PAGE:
Analysis of genetic instability in model organisms has proven to be highly relevant to the mechanistic understanding of human genetic instability, as processes that control genetic instability are well conserved. Greater than 60% of baker’s yeast (Saccharomyces cerevisiae) genes are clearly conserved across diverse organisms including humans (Heinicke et al. 2007). Indeed, yeast has been instrumental in delineating many of the pathways that protect the genome from instability in large part due to its experimental accessibility using genetic, cytological, and biochemical tools. Genes identified several decades ago in screens for cell division cycle control (CDC), mini-chromosome maintenance (MCM), and mitotic spindle function were found to be critical for maintaining genome integrity in yeast and humans (Hartwell et al. 1970; Hoyt et al. 1990; Huffaker et al. 1988; Maine et al. 1984). Additionally, early work in yeast revealed much regarding the biology of important cis-acting chromosomal features required for genome integrity (e.g., centromeres, telomeres, autonomously replicating sequences) (Chan and Tye 1980; Clarke and Carbon 1980; Szostak and Blackburn 1982). Remarkably, recent work in yeast has also shown that the state of aneuploidy alone is sufficient to cause further genome instability and increased mutation rates independent of the specific chromosomal amplification (Sheltzer et al. 2011). Thus yeast genes, proteins and genome architecture itself have contributed to our understanding of eukaryotic genome integrity.

One of the first classical genetic screens whose sole criterion was chromosome transmission was the chromosome transmission fidelity (Ctf) screen conducted in the Hieter lab (Spencer et al. 1990). More recently, many groups have exploited the yeast deletion collection for systematic screens for defects in genome integrity by various criteria (Andersen et al. 2008; Smith et al. 2004; Kanellis et al. 2007; Yuen et al. 2007). Efforts to screen for genome instability phenotypes in genetically tractable model organisms are ultimately aimed at revealing the spectrum of mutability to CIN in a eukaryotic genome. Various factors confound such a complete description, for example redundancy of gene function may mask CIN phenotypes in strains where only a single gene is mutated. Moreover, while nonessential genes can be completely deleted for CIN studies, essential genes must be tested as hypomorphic or conditional alleles that may exhibit allele-specific effects on genome integrity. Furthermore, some genes tolerate a large spectrum of individual missense mutations throughout the protein sequence, while other genes do not (i.e., highly evolutionarily conserved genes presumably do not tolerate mutations well). In the face of these obstacles, it should be remembered that the relevant CIN targets for human disease are the pathways most likely to cause CIN while retaining cell viability, if mutated at random.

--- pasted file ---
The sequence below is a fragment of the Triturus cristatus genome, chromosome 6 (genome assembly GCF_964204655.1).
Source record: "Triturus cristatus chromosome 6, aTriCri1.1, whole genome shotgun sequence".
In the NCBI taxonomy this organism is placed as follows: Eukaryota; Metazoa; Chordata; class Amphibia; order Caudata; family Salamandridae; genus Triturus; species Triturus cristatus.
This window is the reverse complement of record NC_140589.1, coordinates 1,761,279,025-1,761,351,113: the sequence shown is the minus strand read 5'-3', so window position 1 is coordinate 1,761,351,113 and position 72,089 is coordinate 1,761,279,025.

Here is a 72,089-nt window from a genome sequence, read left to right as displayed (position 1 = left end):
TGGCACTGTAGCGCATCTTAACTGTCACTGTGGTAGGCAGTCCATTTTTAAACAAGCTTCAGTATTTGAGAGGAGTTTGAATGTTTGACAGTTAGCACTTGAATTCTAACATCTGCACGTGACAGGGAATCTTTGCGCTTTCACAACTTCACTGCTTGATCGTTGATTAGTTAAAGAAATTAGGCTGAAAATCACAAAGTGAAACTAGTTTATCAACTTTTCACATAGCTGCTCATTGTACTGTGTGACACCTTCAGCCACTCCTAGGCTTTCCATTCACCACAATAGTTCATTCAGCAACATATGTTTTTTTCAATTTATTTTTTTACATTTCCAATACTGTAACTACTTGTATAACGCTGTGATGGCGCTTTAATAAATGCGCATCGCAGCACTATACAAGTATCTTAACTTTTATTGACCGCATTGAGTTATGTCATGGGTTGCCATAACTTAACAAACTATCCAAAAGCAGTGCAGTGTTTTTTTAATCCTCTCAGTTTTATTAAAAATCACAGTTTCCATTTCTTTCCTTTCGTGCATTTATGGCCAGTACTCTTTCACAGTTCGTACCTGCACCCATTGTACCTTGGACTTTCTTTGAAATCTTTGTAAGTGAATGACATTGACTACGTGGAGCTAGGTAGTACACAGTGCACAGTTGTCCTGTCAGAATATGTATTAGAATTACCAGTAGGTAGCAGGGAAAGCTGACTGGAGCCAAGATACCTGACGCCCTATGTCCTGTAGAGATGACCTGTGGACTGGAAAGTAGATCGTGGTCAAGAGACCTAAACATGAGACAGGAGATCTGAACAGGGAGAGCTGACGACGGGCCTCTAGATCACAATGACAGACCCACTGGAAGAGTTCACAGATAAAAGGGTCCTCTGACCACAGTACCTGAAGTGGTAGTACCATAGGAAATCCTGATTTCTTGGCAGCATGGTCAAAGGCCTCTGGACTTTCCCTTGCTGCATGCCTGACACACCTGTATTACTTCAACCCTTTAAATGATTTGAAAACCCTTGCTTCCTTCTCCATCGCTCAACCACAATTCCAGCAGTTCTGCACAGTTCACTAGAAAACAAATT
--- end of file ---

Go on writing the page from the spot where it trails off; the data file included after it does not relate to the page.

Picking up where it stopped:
Here we review the efforts to elucidate the yeast CIN gene spectrum over the past two decades, particularly via Ctf screening, using random and systematic approaches, and describe successful examples of yeast CIN genes predicting candidate human CIN genes in cancer (Spencer et al. 1990; Yuen et al. 2007; Stirling et al. 2011; Barber et al. 2008). We also describe the use of tiling microarrays to identify the two remaining Ctf complementation groups CTF2 and CTF9 as TOF1 and SMC3, respectively. The complete analysis of the major targets of the Ctf screen provides a view of which genes and pathways are the most mutable to a Ctf phenotype by random mutational events in a model eukaryote. Comprehensive screening of the yeast gene deletion and essential mutant collections by loss of function or reduction in function (i.e., direct tests of mutants for each gene) provide a view of all genes whose mutation is sufficient to cause a Ctf phenotype. By defining the genes most mutable to Ctf at random and the identity of all possible Ctf genes, we arrive at an important result. Only 13 of several hundred possible Ctf genes account for 68% of the original Ctf alleles found in multimember complementation groups. Moreover, 12 of these 13 genes impact sister chromatid cohesion and/or kinetochore function. This indicates dramatic differences in mutability of target Ctf genes and has direct relevance to cancer where presumably random mutations can initiate the oncogenic process.